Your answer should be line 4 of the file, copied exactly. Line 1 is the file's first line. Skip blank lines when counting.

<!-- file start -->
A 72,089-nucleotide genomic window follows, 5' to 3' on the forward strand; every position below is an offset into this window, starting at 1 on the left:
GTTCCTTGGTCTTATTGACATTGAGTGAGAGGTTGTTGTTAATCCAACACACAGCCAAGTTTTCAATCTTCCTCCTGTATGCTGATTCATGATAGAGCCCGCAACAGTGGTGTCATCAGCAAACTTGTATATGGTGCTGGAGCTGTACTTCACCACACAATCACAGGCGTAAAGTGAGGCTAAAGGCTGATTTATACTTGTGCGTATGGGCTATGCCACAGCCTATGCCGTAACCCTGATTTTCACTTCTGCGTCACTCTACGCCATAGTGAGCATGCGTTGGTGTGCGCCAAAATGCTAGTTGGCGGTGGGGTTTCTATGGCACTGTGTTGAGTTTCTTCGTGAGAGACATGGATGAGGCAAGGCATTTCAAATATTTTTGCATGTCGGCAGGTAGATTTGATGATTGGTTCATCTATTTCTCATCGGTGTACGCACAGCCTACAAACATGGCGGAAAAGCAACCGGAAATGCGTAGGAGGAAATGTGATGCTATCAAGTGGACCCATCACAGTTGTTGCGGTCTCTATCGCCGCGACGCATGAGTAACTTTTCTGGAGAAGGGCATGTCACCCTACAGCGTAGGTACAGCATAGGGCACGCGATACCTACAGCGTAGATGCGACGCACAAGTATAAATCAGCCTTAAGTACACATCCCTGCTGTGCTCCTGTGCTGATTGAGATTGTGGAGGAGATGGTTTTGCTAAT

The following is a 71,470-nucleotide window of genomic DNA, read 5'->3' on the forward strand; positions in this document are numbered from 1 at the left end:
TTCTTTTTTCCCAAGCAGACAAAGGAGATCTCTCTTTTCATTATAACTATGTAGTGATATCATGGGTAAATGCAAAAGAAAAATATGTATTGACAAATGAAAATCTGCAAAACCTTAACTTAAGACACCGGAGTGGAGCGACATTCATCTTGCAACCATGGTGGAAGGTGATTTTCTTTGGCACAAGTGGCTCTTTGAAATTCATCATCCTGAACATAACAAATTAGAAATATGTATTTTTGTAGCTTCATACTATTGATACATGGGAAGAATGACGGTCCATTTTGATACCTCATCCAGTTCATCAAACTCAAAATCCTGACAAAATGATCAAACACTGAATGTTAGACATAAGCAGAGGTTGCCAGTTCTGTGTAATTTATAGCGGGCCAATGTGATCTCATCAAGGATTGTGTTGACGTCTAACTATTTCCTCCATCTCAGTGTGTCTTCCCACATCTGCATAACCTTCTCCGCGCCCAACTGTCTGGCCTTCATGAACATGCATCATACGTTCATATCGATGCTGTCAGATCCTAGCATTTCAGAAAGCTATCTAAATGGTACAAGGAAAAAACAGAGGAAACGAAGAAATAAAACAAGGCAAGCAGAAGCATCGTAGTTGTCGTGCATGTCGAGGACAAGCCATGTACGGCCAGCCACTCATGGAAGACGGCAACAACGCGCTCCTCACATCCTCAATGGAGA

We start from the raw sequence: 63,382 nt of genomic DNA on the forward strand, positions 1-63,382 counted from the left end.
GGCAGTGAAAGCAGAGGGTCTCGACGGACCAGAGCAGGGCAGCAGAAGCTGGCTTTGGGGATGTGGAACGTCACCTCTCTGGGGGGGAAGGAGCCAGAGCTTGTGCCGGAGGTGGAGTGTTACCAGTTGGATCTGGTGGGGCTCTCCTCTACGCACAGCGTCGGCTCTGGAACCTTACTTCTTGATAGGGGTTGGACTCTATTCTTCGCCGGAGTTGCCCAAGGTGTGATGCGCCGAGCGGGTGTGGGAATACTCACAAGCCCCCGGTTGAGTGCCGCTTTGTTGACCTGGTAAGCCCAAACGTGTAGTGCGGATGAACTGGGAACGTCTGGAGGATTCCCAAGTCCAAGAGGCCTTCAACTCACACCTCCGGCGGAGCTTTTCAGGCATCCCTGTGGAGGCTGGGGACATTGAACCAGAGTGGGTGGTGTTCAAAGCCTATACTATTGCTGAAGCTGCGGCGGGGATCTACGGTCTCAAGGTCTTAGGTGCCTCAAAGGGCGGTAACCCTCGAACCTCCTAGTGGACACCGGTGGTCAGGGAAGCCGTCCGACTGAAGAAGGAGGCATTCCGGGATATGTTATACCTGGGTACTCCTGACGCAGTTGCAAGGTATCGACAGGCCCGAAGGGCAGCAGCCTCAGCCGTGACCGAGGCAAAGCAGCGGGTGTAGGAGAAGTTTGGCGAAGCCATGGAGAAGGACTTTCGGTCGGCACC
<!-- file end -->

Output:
TTCTTTTTTCCCAAGCAGACAAAGGAGATCTCTCTTTTCATTATAACTATGTAGTGATATCATGGGTAAATGCAAAAGAAAAATATGTATTGACAAATGAAAATCTGCAAAACCTTAACTTAAGACACCGGAGTGGAGCGACATTCATCTTGCAACCATGGTGGAAGGTGATTTTCTTTGGCACAAGTGGCTCTTTGAAATTCATCATCCTGAACATAACAAATTAGAAATATGTATTTTTGTAGCTTCATACTATTGATACATGGGAAGAATGACGGTCCATTTTGATACCTCATCCAGTTCATCAAACTCAAAATCCTGACAAAATGATCAAACACTGAATGTTAGACATAAGCAGAGGTTGCCAGTTCTGTGTAATTTATAGCGGGCCAATGTGATCTCATCAAGGATTGTGTTGACGTCTAACTATTTCCTCCATCTCAGTGTGTCTTCCCACATCTGCATAACCTTCTCCGCGCCCAACTGTCTGGCCTTCATGAACATGCATCATACGTTCATATCGATGCTGTCAGATCCTAGCATTTCAGAAAGCTATCTAAATGGTACAAGGAAAAAACAGAGGAAACGAAGAAATAAAACAAGGCAAGCAGAAGCATCGTAGTTGTCGTGCATGTCGAGGACAAGCCATGTACGGCCAGCCACTCATGGAAGACGGCAACAACGCGCTCCTCACATCCTCAATGGAGA